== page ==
CBS’s Face the Nation spent fifteen minutes today talking about “climate change” and its relation to the Moore tornado. The news outlet convened a one-side panel, with no climate skeptics present. The panelists, while on one hand saying there’s no link between tornadoes and increased CO2, on the other hand they were playing Janus and trying to convince the audience that now the weather has a new ‘personality’ while using scary and misleading graphics like this one:
The data so far this year says otherwise:
The desperation to link this tornado event to climate change in some way, even though the science says otherwise is palpable. An analysis follows.
First, here is the full transcript from CBSNews.com:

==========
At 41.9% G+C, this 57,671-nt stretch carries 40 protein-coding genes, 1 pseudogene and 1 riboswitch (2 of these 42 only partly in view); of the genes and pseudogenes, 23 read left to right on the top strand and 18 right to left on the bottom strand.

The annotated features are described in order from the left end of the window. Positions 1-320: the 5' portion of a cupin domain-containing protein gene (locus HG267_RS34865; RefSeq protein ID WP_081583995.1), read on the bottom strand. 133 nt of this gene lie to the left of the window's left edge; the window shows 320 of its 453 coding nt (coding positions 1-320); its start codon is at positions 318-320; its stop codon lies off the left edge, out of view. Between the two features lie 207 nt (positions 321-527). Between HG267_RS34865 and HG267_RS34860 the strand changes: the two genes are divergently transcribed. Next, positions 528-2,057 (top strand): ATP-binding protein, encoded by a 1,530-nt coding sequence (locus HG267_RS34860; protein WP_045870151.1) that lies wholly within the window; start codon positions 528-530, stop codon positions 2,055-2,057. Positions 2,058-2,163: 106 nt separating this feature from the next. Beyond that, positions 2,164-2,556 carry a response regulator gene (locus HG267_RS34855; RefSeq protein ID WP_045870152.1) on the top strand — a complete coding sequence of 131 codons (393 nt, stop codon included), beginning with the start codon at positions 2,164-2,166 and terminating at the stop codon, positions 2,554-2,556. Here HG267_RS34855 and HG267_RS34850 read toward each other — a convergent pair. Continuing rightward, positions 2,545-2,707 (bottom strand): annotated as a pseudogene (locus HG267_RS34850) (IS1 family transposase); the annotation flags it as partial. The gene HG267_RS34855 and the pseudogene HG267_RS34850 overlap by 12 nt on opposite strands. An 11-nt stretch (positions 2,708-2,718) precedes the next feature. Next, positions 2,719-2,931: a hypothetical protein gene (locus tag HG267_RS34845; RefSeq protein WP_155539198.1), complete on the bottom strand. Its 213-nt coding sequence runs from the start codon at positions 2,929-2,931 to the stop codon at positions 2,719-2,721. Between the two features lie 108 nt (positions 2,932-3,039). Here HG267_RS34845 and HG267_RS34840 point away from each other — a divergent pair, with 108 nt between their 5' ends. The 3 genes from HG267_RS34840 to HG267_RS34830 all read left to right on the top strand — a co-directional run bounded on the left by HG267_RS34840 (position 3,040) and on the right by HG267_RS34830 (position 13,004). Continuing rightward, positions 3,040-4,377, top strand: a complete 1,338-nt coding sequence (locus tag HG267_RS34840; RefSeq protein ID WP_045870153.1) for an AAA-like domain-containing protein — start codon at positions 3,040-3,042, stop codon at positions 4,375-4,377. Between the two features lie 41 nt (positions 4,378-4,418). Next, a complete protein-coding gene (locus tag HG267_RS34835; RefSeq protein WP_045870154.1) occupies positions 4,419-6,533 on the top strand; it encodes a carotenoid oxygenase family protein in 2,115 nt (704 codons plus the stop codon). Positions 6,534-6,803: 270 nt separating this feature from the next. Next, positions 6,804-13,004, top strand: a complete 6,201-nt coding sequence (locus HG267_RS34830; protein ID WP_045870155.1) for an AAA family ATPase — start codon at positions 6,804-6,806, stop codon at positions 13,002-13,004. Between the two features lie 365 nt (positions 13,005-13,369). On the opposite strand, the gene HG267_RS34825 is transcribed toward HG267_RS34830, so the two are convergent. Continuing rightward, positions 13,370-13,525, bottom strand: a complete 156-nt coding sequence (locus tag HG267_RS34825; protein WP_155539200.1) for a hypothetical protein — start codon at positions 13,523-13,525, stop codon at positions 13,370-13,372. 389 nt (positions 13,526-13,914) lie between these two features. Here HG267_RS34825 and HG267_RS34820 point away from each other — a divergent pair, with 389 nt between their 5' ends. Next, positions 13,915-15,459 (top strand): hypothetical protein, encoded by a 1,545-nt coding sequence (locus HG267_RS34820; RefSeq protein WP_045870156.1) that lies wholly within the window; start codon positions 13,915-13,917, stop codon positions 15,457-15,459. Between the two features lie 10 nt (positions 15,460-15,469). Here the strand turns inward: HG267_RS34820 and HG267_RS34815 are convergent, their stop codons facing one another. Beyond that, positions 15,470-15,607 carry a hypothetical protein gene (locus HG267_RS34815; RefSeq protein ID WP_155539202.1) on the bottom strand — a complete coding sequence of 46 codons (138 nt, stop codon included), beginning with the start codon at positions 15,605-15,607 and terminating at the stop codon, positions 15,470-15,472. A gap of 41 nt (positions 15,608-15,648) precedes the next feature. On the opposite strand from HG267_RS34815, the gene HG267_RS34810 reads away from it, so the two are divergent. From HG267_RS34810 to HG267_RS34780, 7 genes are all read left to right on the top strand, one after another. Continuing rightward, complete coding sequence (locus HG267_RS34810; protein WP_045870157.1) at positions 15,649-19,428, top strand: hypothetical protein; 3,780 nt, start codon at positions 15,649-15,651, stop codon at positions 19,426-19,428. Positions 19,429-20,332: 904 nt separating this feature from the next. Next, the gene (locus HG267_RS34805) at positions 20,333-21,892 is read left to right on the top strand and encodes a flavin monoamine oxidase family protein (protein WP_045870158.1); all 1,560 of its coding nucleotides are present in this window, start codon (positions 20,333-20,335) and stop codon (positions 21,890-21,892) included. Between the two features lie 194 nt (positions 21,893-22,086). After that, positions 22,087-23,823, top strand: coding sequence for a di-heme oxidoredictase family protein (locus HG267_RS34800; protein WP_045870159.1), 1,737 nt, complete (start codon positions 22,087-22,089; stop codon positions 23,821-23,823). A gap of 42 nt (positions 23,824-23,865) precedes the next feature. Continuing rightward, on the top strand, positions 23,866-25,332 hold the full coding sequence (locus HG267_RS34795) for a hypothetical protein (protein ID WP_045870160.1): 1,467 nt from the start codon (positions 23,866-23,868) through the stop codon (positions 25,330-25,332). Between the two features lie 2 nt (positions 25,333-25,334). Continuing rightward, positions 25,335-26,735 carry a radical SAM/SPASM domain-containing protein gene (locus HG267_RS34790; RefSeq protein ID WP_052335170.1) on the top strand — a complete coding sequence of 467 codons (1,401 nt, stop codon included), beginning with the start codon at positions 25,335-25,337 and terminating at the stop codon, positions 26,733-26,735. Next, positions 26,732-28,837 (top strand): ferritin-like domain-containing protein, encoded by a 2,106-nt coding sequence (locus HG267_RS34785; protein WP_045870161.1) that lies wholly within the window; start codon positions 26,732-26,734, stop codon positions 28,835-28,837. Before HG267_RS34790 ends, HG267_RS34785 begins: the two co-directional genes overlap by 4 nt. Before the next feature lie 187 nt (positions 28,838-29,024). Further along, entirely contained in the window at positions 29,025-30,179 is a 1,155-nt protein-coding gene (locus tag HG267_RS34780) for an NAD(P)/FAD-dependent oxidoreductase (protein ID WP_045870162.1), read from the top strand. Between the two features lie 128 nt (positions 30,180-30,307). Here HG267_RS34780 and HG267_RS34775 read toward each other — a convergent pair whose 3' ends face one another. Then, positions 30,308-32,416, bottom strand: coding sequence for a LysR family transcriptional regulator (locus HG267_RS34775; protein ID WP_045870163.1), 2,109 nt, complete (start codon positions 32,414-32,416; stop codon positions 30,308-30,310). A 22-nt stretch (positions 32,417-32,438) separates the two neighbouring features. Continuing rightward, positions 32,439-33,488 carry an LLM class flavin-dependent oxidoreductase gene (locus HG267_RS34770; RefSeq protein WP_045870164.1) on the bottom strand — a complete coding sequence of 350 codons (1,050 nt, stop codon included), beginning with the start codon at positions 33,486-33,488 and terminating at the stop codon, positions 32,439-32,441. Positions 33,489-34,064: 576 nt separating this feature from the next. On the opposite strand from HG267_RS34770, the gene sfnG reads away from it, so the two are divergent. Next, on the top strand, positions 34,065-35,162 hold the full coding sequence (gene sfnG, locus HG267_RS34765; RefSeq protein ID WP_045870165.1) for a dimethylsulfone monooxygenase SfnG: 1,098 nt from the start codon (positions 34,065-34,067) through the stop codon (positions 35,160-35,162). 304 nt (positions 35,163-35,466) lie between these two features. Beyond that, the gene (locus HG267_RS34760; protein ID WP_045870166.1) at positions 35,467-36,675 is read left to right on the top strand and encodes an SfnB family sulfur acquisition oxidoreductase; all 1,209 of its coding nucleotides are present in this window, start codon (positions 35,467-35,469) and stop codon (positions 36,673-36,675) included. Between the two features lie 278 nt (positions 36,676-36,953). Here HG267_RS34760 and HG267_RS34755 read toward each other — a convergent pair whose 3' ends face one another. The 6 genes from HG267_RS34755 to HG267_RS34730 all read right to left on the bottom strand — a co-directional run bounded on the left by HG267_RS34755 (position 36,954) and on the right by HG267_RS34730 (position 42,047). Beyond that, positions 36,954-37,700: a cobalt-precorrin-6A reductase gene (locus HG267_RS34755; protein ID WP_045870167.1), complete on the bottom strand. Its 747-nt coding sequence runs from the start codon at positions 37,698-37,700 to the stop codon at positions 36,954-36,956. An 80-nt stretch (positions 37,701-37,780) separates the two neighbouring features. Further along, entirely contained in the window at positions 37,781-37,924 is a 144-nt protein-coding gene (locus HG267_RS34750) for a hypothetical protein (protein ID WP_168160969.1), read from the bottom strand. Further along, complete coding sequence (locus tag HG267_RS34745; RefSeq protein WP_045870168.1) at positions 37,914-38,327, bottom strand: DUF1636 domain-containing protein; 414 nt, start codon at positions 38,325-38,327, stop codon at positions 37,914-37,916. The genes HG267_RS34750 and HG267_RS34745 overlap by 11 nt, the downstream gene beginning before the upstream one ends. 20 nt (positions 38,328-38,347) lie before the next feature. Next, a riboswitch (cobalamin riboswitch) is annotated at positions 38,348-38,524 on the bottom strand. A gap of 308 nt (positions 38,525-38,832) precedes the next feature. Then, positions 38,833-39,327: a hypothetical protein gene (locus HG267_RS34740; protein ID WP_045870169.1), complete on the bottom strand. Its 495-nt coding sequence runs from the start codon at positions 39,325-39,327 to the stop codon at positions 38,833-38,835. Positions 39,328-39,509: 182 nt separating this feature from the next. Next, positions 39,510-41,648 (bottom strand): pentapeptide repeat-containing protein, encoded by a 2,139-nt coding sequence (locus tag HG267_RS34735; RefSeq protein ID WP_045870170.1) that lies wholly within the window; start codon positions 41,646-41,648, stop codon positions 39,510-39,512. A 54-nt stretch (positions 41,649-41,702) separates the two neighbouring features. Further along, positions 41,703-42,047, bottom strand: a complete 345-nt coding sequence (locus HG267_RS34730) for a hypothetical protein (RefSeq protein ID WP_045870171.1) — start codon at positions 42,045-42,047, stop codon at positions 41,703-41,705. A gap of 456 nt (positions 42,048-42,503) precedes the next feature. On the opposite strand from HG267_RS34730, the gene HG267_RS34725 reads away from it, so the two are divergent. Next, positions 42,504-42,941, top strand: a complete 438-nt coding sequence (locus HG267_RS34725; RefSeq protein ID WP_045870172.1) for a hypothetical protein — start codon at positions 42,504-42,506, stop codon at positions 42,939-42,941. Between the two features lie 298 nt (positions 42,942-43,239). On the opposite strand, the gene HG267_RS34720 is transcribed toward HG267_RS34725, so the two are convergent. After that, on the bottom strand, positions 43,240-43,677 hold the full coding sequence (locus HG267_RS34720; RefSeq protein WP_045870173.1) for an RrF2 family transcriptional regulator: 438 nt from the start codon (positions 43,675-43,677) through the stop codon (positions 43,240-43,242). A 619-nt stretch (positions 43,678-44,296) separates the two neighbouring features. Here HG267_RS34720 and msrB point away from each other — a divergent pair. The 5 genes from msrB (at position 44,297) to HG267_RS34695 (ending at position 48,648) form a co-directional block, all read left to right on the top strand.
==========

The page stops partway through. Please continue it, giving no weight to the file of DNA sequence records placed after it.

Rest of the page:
BOB SCHIEFFER: And welcome back to FACE THE NATION Part Two. For Page Two today we thought we’d explore a subject that affects everyone–the weather. So we have convened a panel of experts to tell us how bad things are going to get this summer and beyond. Heidi Cullen is the chief climatologist for Climate Central which is an independent organization of scientists and journalists who study the climate, now it’s changing; Jeffrey Kluger is an editor-at-large for TIME Magazine. He co-wrote this week’s cover story on the Oklahoma Tornado; David Bernard is with us in person today. He usually joins us from his weather watching post at WFOR TV, our CBS affiliate in Miami; and Marshall Shepherd is the president of the American Meteorological Society. He is in Atlanta this morning. Doctor Shepherd, I want to start with you because we’ve had floods. We’ve had droughts. We’ve had tornadoes. We’ve had superstorms. It’s cold when it ought to be warm and it’s warm when it is supposed to be cold. I guess, you know, if it starts raining frogs that’s probably the only thing we haven’t had so far. What is happening? Is this something different? Is this just a cycle? What’s going on here?